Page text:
One name linked to Banksy which refuses to go away is Robin Gunningham. First “unmasked” in a world exclusive in 2008, connections between the artist and the former Bristol Cathedral School pupil have only strengthened over time.

In 2016, scientists at Queen Mary University claimed to have “tagged” Banksy, by identifying a pattern between the locations where his graffiti artworks most frequently appeared and addresses with a close association to Mr Gunningham.

Is this Robin Gunningham? It appears the most likely identity of Banksy is the Bristol-educated artist (Listen: Banksy confirms name for first time in BBC interview)
Is this Robin Gunningham? It appears the most likely identity of Banksy is the Bristol-educated artist (Listen: Banksy confirms name for first time in BBC interview)

Two years later, and Mr Gunningham’s signature appeared on two pieces of work offered for sale.

Then there was the “Rob” reference made by Goldie before a 2003 BBC interview with Banksy emerged last year, appearing to reveal his identity as part of a piece for BBC Radio 4’s PM programme.

“Are you happy for me to use your name? I mean, The Independent has,” former BBC arts correspondent Nigel Wrench asked the artist, who replied: “Yeah.”

“Is it Robert Banks,” Mr Wrench continued. “It’s Robbie”, Banksy replied.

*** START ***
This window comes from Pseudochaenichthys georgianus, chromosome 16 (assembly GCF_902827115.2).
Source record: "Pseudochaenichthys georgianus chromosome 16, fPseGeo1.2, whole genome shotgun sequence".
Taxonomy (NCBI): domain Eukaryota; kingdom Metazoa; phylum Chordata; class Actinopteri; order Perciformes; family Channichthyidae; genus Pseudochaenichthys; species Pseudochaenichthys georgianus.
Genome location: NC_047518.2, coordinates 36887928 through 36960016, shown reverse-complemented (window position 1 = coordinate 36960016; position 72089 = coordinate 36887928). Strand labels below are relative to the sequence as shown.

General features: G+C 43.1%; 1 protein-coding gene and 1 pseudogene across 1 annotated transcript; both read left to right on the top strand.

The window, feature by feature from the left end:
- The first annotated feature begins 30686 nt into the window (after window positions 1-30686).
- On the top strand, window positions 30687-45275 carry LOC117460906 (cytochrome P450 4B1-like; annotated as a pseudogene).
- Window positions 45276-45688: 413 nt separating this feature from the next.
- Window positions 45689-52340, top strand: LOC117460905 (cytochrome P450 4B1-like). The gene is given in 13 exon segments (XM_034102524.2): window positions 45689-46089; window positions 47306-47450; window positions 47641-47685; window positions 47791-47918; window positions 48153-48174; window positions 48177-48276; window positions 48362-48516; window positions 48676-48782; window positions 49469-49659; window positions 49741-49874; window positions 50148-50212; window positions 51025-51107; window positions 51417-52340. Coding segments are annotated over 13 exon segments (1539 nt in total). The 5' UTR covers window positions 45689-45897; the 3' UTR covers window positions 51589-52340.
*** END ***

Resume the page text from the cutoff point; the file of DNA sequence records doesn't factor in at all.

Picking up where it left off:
Gallery assistant Sophia Shim holds a limited edition print of Monkey Queen (2003) by Banksy (PA)
Gallery assistant Sophia Shim holds a limited edition print of Monkey Queen (2003) by Banksy (PA)

Official unmasking

It appears the best chance of Banksy’s name being revealed is through open court.

This looks possible with two art collectors taking legal action against Pest Control Ltd, the artist’s company, after it allegedly refused to confirm the authenticity of a print of his 2003 piece Monkey Queen.

According to The Guardian, Nicky Katz and Ray Howse paid £30,000 for the artwork in 2020 and despite three years of alleged requests for an authentication certificate, one hasn’t apparently been issued.

Pest Control told the news outlet its authentication process is robust, thorough and “sometimes protracted”.

If the case gets to court, Banksy could be forced to reveal his real name – not quite the place he would have planned it, but surely it is only a matter of time before a big reveal takes place.